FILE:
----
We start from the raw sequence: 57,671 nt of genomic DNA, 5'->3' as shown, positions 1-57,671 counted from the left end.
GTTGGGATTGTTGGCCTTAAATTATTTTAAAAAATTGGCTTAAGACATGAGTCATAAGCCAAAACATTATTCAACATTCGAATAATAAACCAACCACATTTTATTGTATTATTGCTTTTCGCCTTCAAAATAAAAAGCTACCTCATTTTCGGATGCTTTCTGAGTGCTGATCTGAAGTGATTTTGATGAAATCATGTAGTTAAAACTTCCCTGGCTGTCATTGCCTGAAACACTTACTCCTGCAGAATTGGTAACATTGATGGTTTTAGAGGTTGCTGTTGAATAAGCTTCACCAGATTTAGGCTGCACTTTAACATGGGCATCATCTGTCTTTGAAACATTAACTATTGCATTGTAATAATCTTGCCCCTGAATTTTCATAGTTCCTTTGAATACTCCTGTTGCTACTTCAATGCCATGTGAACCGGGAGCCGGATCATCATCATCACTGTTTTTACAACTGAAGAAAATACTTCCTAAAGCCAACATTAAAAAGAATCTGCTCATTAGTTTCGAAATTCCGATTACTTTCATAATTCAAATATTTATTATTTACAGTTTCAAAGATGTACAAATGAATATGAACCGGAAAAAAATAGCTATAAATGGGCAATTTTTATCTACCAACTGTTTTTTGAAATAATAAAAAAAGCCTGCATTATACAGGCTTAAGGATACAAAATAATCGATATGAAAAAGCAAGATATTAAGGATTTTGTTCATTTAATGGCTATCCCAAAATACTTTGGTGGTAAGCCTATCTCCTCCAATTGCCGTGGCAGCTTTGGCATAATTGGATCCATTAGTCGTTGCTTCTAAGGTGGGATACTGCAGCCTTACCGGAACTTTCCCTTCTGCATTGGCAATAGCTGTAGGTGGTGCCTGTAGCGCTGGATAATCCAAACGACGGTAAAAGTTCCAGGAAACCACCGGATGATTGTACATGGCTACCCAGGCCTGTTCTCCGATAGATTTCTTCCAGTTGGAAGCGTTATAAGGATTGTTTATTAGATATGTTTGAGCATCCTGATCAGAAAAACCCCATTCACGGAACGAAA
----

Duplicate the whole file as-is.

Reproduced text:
We start from the raw sequence: 57,671 nt of genomic DNA, 5'->3' as shown, positions 1-57,671 counted from the left end.
GTTGGGATTGTTGGCCTTAAATTATTTTAAAAAATTGGCTTAAGACATGAGTCATAAGCCAAAACATTATTCAACATTCGAATAATAAACCAACCACATTTTATTGTATTATTGCTTTTCGCCTTCAAAATAAAAAGCTACCTCATTTTCGGATGCTTTCTGAGTGCTGATCTGAAGTGATTTTGATGAAATCATGTAGTTAAAACTTCCCTGGCTGTCATTGCCTGAAACACTTACTCCTGCAGAATTGGTAACATTGATGGTTTTAGAGGTTGCTGTTGAATAAGCTTCACCAGATTTAGGCTGCACTTTAACATGGGCATCATCTGTCTTTGAAACATTAACTATTGCATTGTAATAATCTTGCCCCTGAATTTTCATAGTTCCTTTGAATACTCCTGTTGCTACTTCAATGCCATGTGAACCGGGAGCCGGATCATCATCATCACTGTTTTTACAACTGAAGAAAATACTTCCTAAAGCCAACATTAAAAAGAATCTGCTCATTAGTTTCGAAATTCCGATTACTTTCATAATTCAAATATTTATTATTTACAGTTTCAAAGATGTACAAATGAATATGAACCGGAAAAAAATAGCTATAAATGGGCAATTTTTATCTACCAACTGTTTTTTGAAATAATAAAAAAAGCCTGCATTATACAGGCTTAAGGATACAAAATAATCGATATGAAAAAGCAAGATATTAAGGATTTTGTTCATTTAATGGCTATCCCAAAATACTTTGGTGGTAAGCCTATCTCCTCCAATTGCCGTGGCAGCTTTGGCATAATTGGATCCATTAGTCGTTGCTTCTAAGGTGGGATACTGCAGCCTTACCGGAACTTTCCCTTCTGCATTGGCAATAGCTGTAGGTGGTGCCTGTAGCGCTGGATAATCCAAACGACGGTAAAAGTTCCAGGAAACCACCGGATGATTGTACATGGCTACCCAGGCCTGTTCTCCGATAGATTTCTTCCAGTTGGAAGCGTTATAAGGATTGTTTATTAGATATGTTTGAGCATCCTGATCAGAAAAACCCCATTCACGGAACGAAA